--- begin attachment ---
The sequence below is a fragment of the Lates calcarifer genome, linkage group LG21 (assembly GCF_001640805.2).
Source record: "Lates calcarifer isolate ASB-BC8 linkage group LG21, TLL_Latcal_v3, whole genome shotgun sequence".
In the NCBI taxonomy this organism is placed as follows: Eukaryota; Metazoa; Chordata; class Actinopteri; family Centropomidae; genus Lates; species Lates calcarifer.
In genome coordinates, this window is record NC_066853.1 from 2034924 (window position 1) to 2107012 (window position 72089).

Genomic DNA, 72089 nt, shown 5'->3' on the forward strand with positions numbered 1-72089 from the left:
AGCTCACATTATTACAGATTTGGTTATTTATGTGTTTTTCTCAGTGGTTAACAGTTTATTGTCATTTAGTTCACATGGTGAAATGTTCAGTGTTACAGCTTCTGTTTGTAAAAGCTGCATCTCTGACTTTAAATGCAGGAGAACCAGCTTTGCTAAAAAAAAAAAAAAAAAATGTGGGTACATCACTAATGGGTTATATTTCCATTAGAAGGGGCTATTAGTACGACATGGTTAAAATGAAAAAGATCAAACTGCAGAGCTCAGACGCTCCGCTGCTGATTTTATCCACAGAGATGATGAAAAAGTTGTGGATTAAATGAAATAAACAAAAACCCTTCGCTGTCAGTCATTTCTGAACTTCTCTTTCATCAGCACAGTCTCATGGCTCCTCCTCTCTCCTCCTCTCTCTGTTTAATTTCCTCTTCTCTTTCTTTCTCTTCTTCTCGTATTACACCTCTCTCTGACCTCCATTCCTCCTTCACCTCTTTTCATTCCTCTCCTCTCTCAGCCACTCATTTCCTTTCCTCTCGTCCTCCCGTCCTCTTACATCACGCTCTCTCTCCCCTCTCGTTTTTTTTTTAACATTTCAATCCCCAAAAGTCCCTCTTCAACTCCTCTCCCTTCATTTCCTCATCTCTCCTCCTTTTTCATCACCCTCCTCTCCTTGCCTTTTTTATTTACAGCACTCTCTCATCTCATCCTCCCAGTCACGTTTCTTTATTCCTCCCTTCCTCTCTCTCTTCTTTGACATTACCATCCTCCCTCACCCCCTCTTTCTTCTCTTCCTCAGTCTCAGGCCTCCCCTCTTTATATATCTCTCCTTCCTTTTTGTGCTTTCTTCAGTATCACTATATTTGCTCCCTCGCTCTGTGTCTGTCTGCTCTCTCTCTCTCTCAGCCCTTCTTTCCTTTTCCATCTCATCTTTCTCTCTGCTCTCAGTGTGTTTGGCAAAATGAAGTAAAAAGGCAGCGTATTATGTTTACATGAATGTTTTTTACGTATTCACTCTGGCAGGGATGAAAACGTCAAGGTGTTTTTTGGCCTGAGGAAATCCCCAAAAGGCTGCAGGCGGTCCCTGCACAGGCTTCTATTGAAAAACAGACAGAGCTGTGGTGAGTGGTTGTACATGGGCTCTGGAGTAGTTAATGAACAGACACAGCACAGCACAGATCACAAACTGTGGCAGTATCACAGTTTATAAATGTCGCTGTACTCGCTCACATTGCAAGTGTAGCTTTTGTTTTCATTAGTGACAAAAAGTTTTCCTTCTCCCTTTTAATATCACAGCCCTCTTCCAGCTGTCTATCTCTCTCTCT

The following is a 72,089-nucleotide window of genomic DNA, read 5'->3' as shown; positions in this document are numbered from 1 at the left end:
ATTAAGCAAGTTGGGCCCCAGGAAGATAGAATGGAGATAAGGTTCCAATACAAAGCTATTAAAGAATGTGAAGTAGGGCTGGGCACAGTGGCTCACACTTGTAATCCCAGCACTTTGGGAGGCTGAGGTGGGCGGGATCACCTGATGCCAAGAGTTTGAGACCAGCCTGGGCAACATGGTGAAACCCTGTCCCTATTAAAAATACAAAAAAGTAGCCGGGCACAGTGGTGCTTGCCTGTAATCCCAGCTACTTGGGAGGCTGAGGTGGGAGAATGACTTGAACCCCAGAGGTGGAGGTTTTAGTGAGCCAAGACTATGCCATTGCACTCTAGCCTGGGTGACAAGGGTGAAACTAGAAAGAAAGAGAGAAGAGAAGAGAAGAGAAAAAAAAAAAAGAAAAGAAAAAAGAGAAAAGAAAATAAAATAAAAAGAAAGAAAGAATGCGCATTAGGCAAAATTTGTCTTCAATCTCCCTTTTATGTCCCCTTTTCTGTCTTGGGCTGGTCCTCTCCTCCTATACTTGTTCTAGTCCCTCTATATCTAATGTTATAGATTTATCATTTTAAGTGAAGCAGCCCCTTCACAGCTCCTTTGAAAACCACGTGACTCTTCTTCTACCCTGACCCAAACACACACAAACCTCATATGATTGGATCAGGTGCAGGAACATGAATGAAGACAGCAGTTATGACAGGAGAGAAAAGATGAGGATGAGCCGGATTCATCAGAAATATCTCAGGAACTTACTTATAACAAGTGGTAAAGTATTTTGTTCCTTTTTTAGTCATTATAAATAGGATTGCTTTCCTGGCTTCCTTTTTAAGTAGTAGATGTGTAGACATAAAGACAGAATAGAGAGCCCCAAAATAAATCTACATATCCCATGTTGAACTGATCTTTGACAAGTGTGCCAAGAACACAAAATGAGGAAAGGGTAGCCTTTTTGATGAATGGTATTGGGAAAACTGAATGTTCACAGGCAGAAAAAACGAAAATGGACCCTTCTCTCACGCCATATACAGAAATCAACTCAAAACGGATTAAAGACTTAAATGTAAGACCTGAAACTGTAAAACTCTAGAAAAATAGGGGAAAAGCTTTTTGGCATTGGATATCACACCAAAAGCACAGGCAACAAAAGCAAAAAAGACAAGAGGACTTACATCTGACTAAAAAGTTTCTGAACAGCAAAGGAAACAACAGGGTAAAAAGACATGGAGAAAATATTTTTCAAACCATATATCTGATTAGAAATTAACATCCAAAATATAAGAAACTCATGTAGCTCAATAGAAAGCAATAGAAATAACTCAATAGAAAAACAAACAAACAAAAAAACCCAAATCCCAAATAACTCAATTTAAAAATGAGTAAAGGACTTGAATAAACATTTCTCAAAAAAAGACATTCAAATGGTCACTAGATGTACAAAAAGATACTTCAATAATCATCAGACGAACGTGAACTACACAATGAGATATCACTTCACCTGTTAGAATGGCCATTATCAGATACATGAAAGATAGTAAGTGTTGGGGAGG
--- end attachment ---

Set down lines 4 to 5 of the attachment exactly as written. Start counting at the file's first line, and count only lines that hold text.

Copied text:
In genome coordinates, this window is record NC_066853.1 from 2034924 (window position 1) to 2107012 (window position 72089).

Genomic DNA, 72089 nt, shown 5'->3' on the forward strand with positions numbered 1-72089 from the left: